Wisdom to know the difference

Originally Appeared in : 9909-4/25/19

When I made my first communion, I received many gifts from friends and family members. Among them was a rectangular, light brown ceramic plaque with praying hands on one corner and the following words, “God, grant me the serenity to accept the things I cannot change, the courage to change the things I can, and the wisdom to know the difference.”


Since then, this prayer has hung in my bedroom at home.


This was a strange first communion gift because a child may not appreciate the depth of the prayer. As I have grown older, however, the prayer has always been there, reminding me of the profound reality it contains. As a priest, I find myself counseling many who deal with anger, disappointment, frustration, and despair. The distinction made by this prayer, when lived out daily, opens the door to internal peace.


The author Stephen Covey notes that every person has a circle of concern and a circle of influence. The circle of concern includes a series of pressing concerns from our health, our family, and our work to the increasing national debt, climate change, and ongoing wars. The circle of influence, on the other hand, includes those concerns that we can directly control and impact. Those who only focus on their circle of concern, worrying about things beyond their ability to control or influence, will become bitter and hopeless because they obsess over things they cannot change. It is important to identify what lies within your circle of influence so that you can take concrete action. If you are destined to impact something in your circle of concern, the first step will always be within your circle of influence.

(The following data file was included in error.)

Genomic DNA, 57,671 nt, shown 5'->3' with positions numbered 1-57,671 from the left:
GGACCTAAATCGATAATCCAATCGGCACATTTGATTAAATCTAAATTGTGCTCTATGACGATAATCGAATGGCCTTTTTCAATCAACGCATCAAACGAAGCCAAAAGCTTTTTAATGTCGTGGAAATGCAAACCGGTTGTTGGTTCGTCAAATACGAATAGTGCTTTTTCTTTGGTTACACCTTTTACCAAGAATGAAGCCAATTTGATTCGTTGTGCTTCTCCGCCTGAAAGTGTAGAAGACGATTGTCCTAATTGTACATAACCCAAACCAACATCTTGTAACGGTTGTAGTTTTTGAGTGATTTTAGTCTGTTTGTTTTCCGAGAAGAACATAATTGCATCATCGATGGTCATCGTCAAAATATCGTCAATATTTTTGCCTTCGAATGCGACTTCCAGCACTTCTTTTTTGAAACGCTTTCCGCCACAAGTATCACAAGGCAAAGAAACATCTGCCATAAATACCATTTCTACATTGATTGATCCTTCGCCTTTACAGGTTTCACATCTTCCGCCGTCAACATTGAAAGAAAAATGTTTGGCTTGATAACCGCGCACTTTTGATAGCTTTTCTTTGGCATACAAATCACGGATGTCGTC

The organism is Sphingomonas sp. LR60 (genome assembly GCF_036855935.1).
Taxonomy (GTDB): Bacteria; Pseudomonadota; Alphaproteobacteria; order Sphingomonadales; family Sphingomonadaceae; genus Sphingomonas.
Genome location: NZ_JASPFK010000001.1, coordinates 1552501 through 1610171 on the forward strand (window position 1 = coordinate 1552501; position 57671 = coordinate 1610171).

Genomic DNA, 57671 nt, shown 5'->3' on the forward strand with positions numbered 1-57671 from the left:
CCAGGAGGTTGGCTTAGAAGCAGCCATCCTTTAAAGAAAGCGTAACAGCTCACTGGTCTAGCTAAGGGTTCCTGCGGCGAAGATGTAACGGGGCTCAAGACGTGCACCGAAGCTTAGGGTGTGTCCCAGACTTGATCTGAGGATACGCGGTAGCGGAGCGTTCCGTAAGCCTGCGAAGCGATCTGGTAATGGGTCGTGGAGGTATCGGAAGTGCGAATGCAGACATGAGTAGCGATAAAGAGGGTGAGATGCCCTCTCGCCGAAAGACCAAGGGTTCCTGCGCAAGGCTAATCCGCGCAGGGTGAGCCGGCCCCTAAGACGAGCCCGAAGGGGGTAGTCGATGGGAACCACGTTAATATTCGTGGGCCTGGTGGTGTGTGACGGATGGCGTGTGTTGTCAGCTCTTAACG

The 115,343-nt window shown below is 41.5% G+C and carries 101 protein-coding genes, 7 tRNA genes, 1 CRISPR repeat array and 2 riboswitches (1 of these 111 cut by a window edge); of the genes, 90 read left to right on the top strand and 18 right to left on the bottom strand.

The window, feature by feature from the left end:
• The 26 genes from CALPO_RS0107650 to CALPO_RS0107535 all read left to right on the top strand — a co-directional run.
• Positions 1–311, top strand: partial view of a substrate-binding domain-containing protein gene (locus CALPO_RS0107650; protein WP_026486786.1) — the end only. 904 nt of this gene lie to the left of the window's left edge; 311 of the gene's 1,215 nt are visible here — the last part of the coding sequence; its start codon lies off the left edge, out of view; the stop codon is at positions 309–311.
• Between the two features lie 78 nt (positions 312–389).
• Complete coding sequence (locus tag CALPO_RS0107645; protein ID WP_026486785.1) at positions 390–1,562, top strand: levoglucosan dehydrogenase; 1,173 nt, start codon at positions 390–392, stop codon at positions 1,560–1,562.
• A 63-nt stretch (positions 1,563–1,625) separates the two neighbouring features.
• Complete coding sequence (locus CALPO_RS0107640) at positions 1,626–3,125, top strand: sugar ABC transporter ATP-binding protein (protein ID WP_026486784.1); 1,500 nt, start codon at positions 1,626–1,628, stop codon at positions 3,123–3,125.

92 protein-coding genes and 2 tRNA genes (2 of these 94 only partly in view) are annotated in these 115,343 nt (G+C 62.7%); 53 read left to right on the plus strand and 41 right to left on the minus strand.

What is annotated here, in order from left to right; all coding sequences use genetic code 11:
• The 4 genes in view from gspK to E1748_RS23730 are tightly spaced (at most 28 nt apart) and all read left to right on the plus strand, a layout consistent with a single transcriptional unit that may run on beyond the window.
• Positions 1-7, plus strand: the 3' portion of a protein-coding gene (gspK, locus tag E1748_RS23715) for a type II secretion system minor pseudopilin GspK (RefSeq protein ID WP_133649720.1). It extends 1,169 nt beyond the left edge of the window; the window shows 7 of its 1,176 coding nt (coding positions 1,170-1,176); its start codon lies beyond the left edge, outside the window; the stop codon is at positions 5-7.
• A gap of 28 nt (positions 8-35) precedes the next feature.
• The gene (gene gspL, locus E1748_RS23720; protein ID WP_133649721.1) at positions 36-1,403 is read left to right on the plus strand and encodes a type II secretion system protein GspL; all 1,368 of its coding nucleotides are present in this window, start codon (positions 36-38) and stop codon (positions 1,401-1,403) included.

Consider Saint Teresa of Calcutta. As a young religious sister teaching at a boarding school in India, she became concerned about the excruciating poverty of the country. Rather than worrying and despairing about such an enormous problem, she took a small, concrete step within her circle of influence. She left her religious community and began to walk the slums of Calcutta by herself to take care of the dying. She could not fix the whole problem, but she could do a small part. Others joined. Moving one step at a time, she had made a significant impact worldwide by the time she died.


We waste much time and energy angry and frustrated over people or situations we cannot control. No matter how frustrated I get because I cannot fly, I will never be able to fly. The words of Jesus in the Sermon on the Mount come to mind: “Can any of you by worrying add a single moment to your life-span?” The answer is rather simple yet difficult to live out: Do what is set before you, identify the things you can do and can change, take small steps, and trust that God is already present in those things beyond your control. Sometimes the only thing I can control is what comes out of my mouth and the way I act. Everything else is beyond my reach. “God, grant me the serenity to accept the things I cannot change, the courage to change the things I can, and the wisdom to know the difference.”


Father Pablo Migone is chancellor of the Diocese of Savannah and resides in the Cathedral of St. John the Baptist, Savannah.

Go to top